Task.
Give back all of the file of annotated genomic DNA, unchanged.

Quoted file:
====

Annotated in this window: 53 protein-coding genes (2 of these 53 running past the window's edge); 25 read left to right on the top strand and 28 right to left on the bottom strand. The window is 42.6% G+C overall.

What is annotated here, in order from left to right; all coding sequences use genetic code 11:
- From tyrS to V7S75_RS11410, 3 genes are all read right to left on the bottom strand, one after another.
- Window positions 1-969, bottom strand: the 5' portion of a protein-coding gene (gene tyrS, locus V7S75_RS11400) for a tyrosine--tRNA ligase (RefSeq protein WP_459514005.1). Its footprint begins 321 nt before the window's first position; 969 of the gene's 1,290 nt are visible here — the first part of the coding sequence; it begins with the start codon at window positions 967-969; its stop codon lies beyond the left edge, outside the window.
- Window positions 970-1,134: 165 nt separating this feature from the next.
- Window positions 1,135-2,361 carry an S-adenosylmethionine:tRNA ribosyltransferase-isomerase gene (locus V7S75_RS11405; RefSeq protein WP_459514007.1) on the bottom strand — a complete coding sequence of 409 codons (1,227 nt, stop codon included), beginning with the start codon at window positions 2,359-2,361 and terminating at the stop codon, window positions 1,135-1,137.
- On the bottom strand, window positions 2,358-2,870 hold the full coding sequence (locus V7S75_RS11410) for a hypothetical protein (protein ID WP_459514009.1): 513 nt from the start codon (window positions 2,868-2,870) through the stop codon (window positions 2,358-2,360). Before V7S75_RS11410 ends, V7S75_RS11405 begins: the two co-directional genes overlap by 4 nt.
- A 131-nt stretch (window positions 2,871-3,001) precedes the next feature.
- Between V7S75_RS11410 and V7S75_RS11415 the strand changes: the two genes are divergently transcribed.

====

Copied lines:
Annotated in this window: 53 protein-coding genes (2 of these 53 running past the window's edge); 25 read left to right on the top strand and 28 right to left on the bottom strand. The window is 42.6% G+C overall.

What is annotated here, in order from left to right; all coding sequences use genetic code 11:
- From tyrS to V7S75_RS11410, 3 genes are all read right to left on the bottom strand, one after another.
- Window positions 1-969, bottom strand: the 5' portion of a protein-coding gene (gene tyrS, locus V7S75_RS11400) for a tyrosine--tRNA ligase (RefSeq protein WP_459514005.1). Its footprint begins 321 nt before the window's first position; 969 of the gene's 1,290 nt are visible here — the first part of the coding sequence; it begins with the start codon at window positions 967-969; its stop codon lies beyond the left edge, outside the window.
- Window positions 970-1,134: 165 nt separating this feature from the next.
- Window positions 1,135-2,361 carry an S-adenosylmethionine:tRNA ribosyltransferase-isomerase gene (locus V7S75_RS11405; RefSeq protein WP_459514007.1) on the bottom strand — a complete coding sequence of 409 codons (1,227 nt, stop codon included), beginning with the start codon at window positions 2,359-2,361 and terminating at the stop codon, window positions 1,135-1,137.
- On the bottom strand, window positions 2,358-2,870 hold the full coding sequence (locus V7S75_RS11410) for a hypothetical protein (protein ID WP_459514009.1): 513 nt from the start codon (window positions 2,868-2,870) through the stop codon (window positions 2,358-2,360). Before V7S75_RS11410 ends, V7S75_RS11405 begins: the two co-directional genes overlap by 4 nt.
- A 131-nt stretch (window positions 2,871-3,001) precedes the next feature.
- Between V7S75_RS11410 and V7S75_RS11415 the strand changes: the two genes are divergently transcribed.